“The giraffe is peaceful and loving, and the jackal is a little more aggressive and uptight,” Adams says. Their clashing personalities cause repeated misunderstandings, but they learn how to communicate, cope, and resolve them. The book also includes back matter on how readers can use Rosenberg’s techniques for conflict resolution.

In Sylvie and the Wolf by Andrea Debbink, illustrations by Mercè López, May 2023, ISBN 9781683648697, Sylvie encounters a wolf in the mountains and is terrified. But she keeps her fear a secret, until her anxiety is so overwhelming that she’s afraid to leave the house. Her aunt helps her work through her feelings, and when Sylvie sees the wolf again, she discovers it’s actually her long-lost dog, turned feral. Sylvie and her dog have to learn how to overcome their fear and live with each other again. “[The story] symbolizes owning your anxiety and embracing it with love,” Adams says. “And it’s not always easy or good, but it’s not a bad thing. It’s just part of you.”

Mad Cave Studios

All three of Miami-based Mad Cave Studios’ graphic novel imprints publish LGBTQIA+ content. But Marketing Director Allison Pond says their YA imprint, Maverick, which launched in fall 2021, is where Pride really gets to shine. “Since its inception, Maverick has been a space for those who think differently, are not afraid to be independent and fight for who they really are, and offer authentic stories,” Pond says.

For example, YA title Paper Planes, June 2023, ISBN 9781952303548, is by two nonbinary creators—Eisner Award–winning author Jennie Wood and artist Dozerdraws—who brought their own experiences to the story. Dylan, a white nonbinary teen, and Leighton, a biracial asexual girl, have long been inseparable, often communicating via paper-airplane notes. At a summer camp for troubled youths, their friendship is tested, forcing them to reexamine who they want to be in the world and to each other. “The novel really focuses on forgiveness and friendship and self-discovery,” Pond says.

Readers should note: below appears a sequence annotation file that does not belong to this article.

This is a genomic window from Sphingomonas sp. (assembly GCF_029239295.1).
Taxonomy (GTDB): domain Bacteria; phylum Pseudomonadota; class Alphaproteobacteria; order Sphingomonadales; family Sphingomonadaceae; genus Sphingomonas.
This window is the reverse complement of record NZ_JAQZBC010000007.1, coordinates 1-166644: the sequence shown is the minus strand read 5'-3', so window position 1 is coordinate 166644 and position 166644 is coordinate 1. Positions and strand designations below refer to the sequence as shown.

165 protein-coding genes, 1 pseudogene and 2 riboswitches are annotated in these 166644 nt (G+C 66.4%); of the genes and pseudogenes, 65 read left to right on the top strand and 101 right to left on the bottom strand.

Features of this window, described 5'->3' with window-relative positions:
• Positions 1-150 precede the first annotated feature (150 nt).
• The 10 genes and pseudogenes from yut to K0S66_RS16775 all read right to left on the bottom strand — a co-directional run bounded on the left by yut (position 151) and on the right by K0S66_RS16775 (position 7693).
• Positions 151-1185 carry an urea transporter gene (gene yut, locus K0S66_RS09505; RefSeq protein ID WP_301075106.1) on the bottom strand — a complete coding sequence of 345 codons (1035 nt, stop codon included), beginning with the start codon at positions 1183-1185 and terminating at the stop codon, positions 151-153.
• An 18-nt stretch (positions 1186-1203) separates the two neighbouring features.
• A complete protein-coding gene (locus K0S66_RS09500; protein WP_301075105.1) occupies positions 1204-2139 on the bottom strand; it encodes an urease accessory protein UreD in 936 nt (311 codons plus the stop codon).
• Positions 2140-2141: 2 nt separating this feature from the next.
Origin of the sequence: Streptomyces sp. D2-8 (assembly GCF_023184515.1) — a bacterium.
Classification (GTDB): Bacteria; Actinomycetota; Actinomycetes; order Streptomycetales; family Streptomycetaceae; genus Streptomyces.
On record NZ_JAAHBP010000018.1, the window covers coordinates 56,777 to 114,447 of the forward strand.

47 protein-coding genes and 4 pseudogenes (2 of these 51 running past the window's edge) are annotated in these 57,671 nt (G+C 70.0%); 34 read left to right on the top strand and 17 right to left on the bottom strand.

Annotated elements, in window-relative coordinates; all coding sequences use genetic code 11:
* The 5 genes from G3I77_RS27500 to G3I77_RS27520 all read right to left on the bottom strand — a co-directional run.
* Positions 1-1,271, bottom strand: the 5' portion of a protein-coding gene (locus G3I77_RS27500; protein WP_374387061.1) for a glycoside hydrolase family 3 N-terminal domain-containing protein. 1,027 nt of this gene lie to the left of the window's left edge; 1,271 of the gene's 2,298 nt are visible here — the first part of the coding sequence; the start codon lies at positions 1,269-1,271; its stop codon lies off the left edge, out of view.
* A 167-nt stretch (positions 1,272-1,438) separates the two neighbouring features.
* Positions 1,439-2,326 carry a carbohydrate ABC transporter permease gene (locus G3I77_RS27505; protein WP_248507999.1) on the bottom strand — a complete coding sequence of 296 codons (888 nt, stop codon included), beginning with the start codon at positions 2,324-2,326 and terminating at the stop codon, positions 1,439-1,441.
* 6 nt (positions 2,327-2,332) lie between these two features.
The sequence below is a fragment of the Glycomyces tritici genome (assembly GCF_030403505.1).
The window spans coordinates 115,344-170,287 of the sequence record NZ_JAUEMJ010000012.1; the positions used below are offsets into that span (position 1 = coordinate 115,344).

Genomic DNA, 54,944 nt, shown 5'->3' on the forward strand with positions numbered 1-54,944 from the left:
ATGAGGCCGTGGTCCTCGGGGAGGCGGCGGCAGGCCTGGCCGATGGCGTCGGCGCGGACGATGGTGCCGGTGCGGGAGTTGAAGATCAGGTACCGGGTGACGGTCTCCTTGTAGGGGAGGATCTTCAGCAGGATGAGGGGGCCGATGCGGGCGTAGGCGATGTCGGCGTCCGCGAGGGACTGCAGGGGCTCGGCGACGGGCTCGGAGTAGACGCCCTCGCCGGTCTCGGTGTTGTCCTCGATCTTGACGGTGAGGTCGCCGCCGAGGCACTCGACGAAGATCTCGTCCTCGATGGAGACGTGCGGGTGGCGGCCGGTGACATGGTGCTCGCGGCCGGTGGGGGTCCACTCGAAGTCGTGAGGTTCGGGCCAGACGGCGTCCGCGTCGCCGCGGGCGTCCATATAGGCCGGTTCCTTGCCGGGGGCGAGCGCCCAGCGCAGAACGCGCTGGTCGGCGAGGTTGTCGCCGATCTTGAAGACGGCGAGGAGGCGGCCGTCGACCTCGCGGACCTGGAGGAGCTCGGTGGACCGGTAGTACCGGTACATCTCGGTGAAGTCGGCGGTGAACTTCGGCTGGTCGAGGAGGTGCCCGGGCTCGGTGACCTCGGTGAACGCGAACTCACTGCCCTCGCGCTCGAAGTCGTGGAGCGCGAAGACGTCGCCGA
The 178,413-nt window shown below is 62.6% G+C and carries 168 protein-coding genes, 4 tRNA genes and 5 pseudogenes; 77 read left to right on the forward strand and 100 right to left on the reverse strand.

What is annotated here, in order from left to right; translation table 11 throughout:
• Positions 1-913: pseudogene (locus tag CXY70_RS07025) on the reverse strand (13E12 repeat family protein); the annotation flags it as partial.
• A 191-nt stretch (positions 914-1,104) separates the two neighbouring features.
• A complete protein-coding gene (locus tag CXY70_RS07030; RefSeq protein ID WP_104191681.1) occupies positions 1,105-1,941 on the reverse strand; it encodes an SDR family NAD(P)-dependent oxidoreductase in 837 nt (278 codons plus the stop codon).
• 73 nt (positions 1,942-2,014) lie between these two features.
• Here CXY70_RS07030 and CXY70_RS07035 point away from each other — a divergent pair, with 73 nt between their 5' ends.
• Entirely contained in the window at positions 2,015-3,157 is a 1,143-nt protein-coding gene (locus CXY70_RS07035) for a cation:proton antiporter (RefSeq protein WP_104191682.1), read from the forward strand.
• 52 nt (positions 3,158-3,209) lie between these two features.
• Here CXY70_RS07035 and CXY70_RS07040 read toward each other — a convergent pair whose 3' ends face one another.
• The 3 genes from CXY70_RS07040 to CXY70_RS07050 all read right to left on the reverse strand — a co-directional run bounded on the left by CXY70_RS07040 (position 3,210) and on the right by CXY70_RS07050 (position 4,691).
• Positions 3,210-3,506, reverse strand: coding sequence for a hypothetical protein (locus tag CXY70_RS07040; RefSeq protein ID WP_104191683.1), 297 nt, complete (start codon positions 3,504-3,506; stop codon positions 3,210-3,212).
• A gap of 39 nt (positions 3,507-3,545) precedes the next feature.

Confetti Realms by Nadia Shammas, art by Karnessa, October 2023, ISBN 9781952303333, is a spooky YA graphic novel. A group of teens exploring a graveyard on Halloween night make a wish on a tombstone and end up transported to a parallel universe called Confetti Realms. On their adventure, the characters work through various issues related to gender identity, queer relationships, family, and mental health.

“These stories are authentic, because they’re coming from people who went through this when they were coming of age,” Pond says. “And being able to give this story to people who are coming of age now is kind of paving the way for them to have a better life and feel more understood.”

The Harry Potteresque School for Extraterrestrial Girls, Vol. 2: Girls in Flight by Jeremy Whitley, art by Jamie Noguchi, November 2023, ISBN 9781545806951, is a middle grade graphic novel from Mad Cave’s Papercutz imprint. Tara, the main character, has a crush on her school friend Misako. But Misako comes from a different universe and an alien race that has a troubled history with Tara’s universe.

“They’re going on crazy adventures and learning insightful lessons,” Pond says. “They learn that each alien race has different specialties, each person shines individually, and how to put their differences aside.” Pond notes that Volume 2 can be read as part of the series or as a stand-alone title.

Running Press Kids

Running Press Kids, an imprint of Hachette’s Philadelphia-based Running Press Group, prioritizes inclusivity in all its titles, from its board books to its YA titles. The imprint currently puts out five to seven titles a year with LGBTQIA+ themes or queer-identifying characters, but “we are not looking to identify any sort of problem or to solve anything through our pride-celebratory books,” says Editorial Director Julie Matysik. “We want them to be very joyful and inclusive.”

ABC-Deconstructing Gender by Ashley Molesso and Chess Needham, May 2023, ISBN 9780762481408, questions gender boundaries with each letter of the alphabet. This 32-page picture book for ages 3–6 “is about breaking gender norms and gender stereotypes about how a child might be expected to feel or to behave,” Matysik says.

For each letter of the alphabet, the book turns a traditionally gender-ascribed attribute on its head. For example, the “beautiful” child illustrating the letter B is a boy, Mohammed, not a gender-normative girl as might be expected. Likewise, the book goes on to show that words like courageous, energetic, gentle, strong, and vulnerable can describe children of any gender identity.

A Child’s Introduction to Pride by Sarah Prager, illustrations by Caitlin O'Dwyer, ISBN 9780762481910, also out in May, is from Running Press Kids’ sister imprint Black Dog & Leventhal. It’s the 16th book in the middle grade “A Child’s Introduction” nonfiction series. “We realized there wasn't a whole lot of information out there for this age group about Pride,” says Senior Editor Lisa Tenaglia.

“We really wanted to do an in-depth, age-appropriate look at the long history of contributions that people in the LGBTQIA community have made to the world, starting with ancient cultures up until today,” Tenaglia continues. The book focuses on the community’s positive impact and pride from ancient Greeks and Hindu mythology to the Harlem Renaissance and Harvey Milk. The book also defines terms like gender identitysexualitypronouns, and coming out.